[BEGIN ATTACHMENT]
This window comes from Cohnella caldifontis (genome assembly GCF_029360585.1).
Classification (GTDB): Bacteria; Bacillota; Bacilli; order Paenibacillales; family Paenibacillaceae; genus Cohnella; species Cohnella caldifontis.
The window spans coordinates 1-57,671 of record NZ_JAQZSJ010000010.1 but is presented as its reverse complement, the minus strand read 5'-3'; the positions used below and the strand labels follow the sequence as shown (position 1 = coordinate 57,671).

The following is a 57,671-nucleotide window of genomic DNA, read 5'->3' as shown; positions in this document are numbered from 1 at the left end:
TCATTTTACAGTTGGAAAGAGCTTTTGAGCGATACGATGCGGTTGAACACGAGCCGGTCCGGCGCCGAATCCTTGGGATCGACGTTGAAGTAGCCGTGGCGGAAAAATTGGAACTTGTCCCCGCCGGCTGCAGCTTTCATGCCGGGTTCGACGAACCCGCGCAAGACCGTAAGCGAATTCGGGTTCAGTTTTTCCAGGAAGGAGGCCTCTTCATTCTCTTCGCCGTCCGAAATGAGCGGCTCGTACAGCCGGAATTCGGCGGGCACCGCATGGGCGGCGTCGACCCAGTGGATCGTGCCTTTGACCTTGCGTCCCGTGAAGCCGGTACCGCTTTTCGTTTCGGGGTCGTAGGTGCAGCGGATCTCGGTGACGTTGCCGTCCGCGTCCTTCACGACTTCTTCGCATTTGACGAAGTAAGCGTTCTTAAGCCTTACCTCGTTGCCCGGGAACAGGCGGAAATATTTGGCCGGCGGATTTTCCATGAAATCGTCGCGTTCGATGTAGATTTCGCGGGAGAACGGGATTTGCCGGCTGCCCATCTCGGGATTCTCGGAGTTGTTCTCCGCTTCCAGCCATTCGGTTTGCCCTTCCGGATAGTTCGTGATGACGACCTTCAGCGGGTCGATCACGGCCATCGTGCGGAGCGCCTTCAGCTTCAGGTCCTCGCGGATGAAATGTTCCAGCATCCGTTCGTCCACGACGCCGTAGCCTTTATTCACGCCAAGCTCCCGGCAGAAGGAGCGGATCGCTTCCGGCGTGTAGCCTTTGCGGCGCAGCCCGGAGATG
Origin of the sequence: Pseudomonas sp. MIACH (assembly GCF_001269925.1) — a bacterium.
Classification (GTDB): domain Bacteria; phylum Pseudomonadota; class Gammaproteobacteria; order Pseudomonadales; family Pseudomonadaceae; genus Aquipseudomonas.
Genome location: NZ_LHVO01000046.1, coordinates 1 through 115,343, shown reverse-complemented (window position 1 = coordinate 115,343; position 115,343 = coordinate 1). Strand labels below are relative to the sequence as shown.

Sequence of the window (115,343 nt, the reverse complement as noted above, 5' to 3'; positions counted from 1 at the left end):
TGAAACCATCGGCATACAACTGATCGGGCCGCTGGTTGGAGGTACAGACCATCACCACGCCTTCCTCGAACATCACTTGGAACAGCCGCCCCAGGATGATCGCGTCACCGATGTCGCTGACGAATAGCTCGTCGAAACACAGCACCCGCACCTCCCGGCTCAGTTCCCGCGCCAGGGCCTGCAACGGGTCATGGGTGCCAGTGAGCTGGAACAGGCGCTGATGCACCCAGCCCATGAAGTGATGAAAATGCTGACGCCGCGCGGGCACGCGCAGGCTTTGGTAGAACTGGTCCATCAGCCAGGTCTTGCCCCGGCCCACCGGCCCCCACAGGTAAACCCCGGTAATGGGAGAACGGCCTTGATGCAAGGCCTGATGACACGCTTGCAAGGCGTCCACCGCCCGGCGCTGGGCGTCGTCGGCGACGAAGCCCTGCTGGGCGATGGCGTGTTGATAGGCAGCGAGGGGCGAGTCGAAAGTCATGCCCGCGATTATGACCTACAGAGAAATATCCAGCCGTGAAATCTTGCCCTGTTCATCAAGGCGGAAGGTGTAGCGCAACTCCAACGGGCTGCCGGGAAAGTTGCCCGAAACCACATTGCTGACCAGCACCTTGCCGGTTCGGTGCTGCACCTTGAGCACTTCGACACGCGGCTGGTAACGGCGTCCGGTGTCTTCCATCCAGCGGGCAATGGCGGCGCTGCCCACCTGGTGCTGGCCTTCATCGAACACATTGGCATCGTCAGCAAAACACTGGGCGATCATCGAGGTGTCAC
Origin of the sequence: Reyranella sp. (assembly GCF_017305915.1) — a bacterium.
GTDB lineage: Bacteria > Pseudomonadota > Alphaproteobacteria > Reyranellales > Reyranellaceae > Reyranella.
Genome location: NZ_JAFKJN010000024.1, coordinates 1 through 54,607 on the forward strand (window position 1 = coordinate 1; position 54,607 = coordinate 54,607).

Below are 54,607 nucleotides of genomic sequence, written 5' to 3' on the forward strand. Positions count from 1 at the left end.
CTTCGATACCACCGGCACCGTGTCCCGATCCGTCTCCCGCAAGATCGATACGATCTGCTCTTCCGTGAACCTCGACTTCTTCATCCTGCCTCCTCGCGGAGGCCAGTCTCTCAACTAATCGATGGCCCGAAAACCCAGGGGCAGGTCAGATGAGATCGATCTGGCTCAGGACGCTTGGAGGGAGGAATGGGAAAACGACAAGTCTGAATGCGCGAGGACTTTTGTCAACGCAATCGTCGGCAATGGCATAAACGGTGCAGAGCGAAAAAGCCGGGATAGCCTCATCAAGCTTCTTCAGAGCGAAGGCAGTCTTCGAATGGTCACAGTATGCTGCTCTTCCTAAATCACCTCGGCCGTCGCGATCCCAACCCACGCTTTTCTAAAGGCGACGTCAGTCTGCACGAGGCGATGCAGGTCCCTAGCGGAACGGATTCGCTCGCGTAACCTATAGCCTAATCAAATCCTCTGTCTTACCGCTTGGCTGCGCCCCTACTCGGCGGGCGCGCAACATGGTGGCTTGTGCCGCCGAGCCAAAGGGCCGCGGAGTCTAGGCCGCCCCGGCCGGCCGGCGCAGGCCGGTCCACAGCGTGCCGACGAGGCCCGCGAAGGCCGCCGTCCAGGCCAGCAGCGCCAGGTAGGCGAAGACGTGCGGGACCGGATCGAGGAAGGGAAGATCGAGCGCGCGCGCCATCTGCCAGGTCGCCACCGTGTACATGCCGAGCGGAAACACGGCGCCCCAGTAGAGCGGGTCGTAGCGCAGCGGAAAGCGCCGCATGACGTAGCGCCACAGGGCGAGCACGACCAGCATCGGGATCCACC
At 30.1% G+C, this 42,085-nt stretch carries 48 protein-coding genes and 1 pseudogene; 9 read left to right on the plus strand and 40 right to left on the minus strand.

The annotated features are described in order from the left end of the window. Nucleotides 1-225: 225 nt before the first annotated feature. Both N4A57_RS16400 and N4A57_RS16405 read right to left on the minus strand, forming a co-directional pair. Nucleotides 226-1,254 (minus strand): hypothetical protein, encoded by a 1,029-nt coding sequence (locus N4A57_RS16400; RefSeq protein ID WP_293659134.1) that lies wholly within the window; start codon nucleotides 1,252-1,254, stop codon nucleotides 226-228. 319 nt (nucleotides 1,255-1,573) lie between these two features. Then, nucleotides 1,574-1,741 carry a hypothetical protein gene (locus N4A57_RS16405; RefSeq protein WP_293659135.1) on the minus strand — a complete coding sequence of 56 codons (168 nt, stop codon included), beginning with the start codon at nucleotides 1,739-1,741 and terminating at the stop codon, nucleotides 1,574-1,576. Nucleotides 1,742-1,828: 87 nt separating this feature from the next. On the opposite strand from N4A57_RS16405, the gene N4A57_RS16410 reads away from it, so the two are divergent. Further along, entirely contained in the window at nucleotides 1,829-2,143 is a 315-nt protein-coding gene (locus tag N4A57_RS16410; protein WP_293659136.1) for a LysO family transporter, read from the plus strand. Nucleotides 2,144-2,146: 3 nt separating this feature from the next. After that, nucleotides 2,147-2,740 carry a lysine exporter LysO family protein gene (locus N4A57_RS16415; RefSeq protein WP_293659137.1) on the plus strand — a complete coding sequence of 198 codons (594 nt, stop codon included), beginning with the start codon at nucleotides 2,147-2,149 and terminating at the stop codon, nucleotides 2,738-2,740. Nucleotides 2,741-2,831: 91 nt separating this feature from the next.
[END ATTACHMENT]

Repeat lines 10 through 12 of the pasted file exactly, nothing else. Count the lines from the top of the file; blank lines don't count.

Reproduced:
TGAAACCATCGGCATACAACTGATCGGGCCGCTGGTTGGAGGTACAGACCATCACCACGCCTTCCTCGAACATCACTTGGAACAGCCGCCCCAGGATGATCGCGTCACCGATGTCGCTGACGAATAGCTCGTCGAAACACAGCACCCGCACCTCCCGGCTCAGTTCCCGCGCCAGGGCCTGCAACGGGTCATGGGTGCCAGTGAGCTGGAACAGGCGCTGATGCACCCAGCCCATGAAGTGATGAAAATGCTGACGCCGCGCGGGCACGCGCAGGCTTTGGTAGAACTGGTCCATCAGCCAGGTCTTGCCCCGGCCCACCGGCCCCCACAGGTAAACCCCGGTAATGGGAGAACGGCCTTGATGCAAGGCCTGATGACACGCTTGCAAGGCGTCCACCGCCCGGCGCTGGGCGTCGTCGGCGACGAAGCCCTGCTGGGCGATGGCGTGTTGATAGGCAGCGAGGGGCGAGTCGAAAGTCATGCCCGCGATTATGACCTACAGAGAAATATCCAGCCGTGAAATCTTGCCCTGTTCATCAAGGCGGAAGGTGTAGCGCAACTCCAACGGGCTGCCGGGAAAGTTGCCCGAAACCACATTGCTGACCAGCACCTTGCCGGTTCGGTGCTGCACCTTGAGCACTTCGACACGCGGCTGGTAACGGCGTCCGGTGTCTTCCATCCAGCGGGCAATGGCGGCGCTGCCCACCTGGTGCTGGCCTTCATCGAACACATTGGCATCGTCAGCAAAACACTGGGCGATCATCGAGGTGTCAC
Origin of the sequence: Reyranella sp. (assembly GCF_017305915.1) — a bacterium.
GTDB lineage: Bacteria > Pseudomonadota > Alphaproteobacteria > Reyranellales > Reyranellaceae > Reyranella.